Parker Molloy
October 16, 2014 8:07 am

Last month, we wrote about the sexist problem female gamers are facing right now. Defenders of the movement, known as “#GamerGate,” will state that its core goal is to put an end to supposed corruption in gaming journalism. Others more astutely note that the movement seems to primarily center around harassing, slut-shaming, and threatening female gamers, creators, and commentators. The longer the #GamerGate debacle rolls on, the greater the harassment seems to grow.

One of #GamerGate’s earliest targets, feminist gaming critic Anita Sarkeesian, was recently forced to withdraw from a speaking engagement at Utah State University’s Center for Women and Gender after someone threatened a mass shooting should Sarkeesian be allowed to speak. “I have at my disposal a semi-automatic rifle, multiple pistols, and a collection of pipe bombs,” reads the threatening email, later adding, “I will write my manifesto in her spilled blood, and you will all bear witness to what feminist lies and poison have done to the men of America.”

Given Utah’s concealed carry law, law enforcement officials were unable to provide sufficient assurance that Sarkeesian and USU students would be safe to attend the event, noting that as this threat was specific in nature, it needed to be taken seriously.

The shocking threats against women have been mounting in recent weeks. This past weekend, game developer Brianna Wu fled her home after receiving a series of specific, violent threats via Twitter. An account using the screen name “Death to Brianna” took charge, issuing threats to the lives of Wu and her family.

After the threats, Wu, issued a public statement that succinctly encapsulated the chilling effects of #gamergate: “The police just came by. Husband and I are going somewhere safe,” Wu tweeted. “Remember, #gamergate isn’t about attacking women.”

OK, this has gotten out of hand. Can we please take a look at what this is supposedly all about? Video games. What does detailing the graphic murder of game developers and commentators have to do with #GamerGate’s supposed goals? Can we please stop, take a breath, look in a mirror, and ask ourselves if it’s worth it to harbor such anger against other people? Is it worth it to force these women to live in fear for what—disagreeing with the ideal plot line of a game? Suggesting that maybe the industry becomes a bit more diverse? Is it worth it?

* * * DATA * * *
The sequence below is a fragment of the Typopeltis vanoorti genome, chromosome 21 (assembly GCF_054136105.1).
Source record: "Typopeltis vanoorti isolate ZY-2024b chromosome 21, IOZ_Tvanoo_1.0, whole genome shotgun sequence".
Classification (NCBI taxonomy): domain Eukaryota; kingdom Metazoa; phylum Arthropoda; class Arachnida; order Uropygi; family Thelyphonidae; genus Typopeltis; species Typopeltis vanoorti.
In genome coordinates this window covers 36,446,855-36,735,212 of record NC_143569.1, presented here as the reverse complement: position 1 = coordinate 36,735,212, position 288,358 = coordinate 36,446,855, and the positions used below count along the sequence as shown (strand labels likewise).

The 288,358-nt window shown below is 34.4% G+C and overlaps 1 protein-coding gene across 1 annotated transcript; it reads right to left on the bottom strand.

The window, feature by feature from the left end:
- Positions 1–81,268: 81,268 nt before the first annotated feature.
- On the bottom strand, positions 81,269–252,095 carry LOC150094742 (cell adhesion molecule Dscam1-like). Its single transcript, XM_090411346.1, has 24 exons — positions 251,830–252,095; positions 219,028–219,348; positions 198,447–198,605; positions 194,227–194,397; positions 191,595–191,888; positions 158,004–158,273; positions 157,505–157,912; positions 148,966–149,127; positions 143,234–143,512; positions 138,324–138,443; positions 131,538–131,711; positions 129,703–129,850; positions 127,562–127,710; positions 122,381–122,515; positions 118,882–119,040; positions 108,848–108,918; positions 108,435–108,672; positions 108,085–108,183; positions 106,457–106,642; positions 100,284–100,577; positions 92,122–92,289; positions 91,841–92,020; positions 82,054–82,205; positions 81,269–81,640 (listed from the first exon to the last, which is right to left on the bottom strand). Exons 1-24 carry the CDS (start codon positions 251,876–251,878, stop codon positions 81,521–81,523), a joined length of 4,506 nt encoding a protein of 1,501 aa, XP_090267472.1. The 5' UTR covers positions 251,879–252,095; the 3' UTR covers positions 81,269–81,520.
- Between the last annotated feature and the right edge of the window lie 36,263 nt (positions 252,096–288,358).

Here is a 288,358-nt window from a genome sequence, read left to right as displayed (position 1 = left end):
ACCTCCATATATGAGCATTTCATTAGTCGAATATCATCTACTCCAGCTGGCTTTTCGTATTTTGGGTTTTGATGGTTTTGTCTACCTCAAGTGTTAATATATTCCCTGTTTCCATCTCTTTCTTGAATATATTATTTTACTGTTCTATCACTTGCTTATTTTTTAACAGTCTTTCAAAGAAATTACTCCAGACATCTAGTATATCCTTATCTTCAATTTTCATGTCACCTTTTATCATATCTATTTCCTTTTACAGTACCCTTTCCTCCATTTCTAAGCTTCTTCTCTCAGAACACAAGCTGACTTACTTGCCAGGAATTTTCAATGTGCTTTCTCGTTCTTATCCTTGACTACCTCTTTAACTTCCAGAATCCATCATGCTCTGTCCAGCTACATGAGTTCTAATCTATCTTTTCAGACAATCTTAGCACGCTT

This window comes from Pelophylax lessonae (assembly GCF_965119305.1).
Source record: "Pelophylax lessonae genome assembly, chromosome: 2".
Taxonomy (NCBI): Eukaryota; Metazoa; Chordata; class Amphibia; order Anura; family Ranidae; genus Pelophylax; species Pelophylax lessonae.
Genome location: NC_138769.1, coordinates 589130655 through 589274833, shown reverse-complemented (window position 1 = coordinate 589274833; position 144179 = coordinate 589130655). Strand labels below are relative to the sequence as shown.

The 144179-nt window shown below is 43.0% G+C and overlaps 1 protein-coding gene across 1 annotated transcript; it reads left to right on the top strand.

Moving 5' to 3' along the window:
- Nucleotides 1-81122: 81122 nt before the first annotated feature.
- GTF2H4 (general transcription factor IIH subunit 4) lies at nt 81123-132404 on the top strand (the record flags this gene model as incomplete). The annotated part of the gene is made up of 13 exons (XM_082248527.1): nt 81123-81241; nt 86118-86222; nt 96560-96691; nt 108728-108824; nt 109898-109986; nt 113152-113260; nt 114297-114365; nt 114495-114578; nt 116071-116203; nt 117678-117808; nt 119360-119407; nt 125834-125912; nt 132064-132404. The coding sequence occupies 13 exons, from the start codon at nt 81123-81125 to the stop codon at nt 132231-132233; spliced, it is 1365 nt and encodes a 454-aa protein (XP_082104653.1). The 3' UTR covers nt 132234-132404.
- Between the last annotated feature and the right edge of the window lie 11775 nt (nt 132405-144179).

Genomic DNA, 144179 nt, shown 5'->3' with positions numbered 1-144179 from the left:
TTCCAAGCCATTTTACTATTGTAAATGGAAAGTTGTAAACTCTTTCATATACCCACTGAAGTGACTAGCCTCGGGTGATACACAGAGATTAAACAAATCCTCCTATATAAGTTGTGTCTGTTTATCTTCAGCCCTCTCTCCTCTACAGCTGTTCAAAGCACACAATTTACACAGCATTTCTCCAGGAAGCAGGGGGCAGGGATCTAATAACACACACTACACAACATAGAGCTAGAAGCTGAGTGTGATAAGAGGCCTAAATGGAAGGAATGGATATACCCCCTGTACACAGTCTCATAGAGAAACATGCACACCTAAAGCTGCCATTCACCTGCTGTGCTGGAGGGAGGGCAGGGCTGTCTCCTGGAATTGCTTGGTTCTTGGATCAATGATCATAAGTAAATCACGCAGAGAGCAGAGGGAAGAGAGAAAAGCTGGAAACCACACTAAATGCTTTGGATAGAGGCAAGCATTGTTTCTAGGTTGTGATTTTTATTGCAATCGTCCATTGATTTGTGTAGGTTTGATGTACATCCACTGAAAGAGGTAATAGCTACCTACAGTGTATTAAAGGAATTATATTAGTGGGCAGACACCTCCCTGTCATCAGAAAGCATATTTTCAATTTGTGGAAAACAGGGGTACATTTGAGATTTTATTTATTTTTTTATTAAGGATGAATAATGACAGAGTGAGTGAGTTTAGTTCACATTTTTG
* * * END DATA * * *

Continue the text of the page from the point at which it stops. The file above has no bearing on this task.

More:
If nothing else, those gamergaters who harass woman in an attempt to suggest that their movement is not about harassing women need to see that their actions are completely and totally antithetical to their supposed mission statement. Do they not see that this is simply proving the points of those who point out the hate involved?

In response to the mounting threats against women, the hashtag #StopGamerGate2014 sprung up on Twitter to highlight the abusive elements of the #GamerGate movement. Created by Veerender Jubbal, #StopGamerGate2014 is the latest example of the Internet coming together and collectively speaking out against the attacks on women.

The hashtag campaign is one step towards sparking change and stopping the hate. But what else can we do? How can we bring an end to this type of abusive culture? Well, for one, we can point out abuse when we see it. And so can influential video game developers and publishers.

In an interview with the New York Times on Wednesday, Sarkeesian said, “Game studios, developers and major publishers need to vocally speak up against the harassment of women and say this behavior is unacceptable,”

While the Times reached out to several major game publishers, many refused to comment on the issue. But one organization did step up to the plate.

“Threats of violence and harassment are wrong,” the Entertainment Software Association, the main lobbying group for big game companies, said in a statement to the Times. “They have to stop. There is no place in the video game community — or our society — for personal attacks and threats.”

ESA’s condemning of the threats is an important statement, and one that more influencers in the industry need to make in order to halt the abuse. Things need to change, and fast. Women who play, develop, or critique games need to be able to do so without fearing for their lives. Enough is enough.

(Image via Shutterstock)

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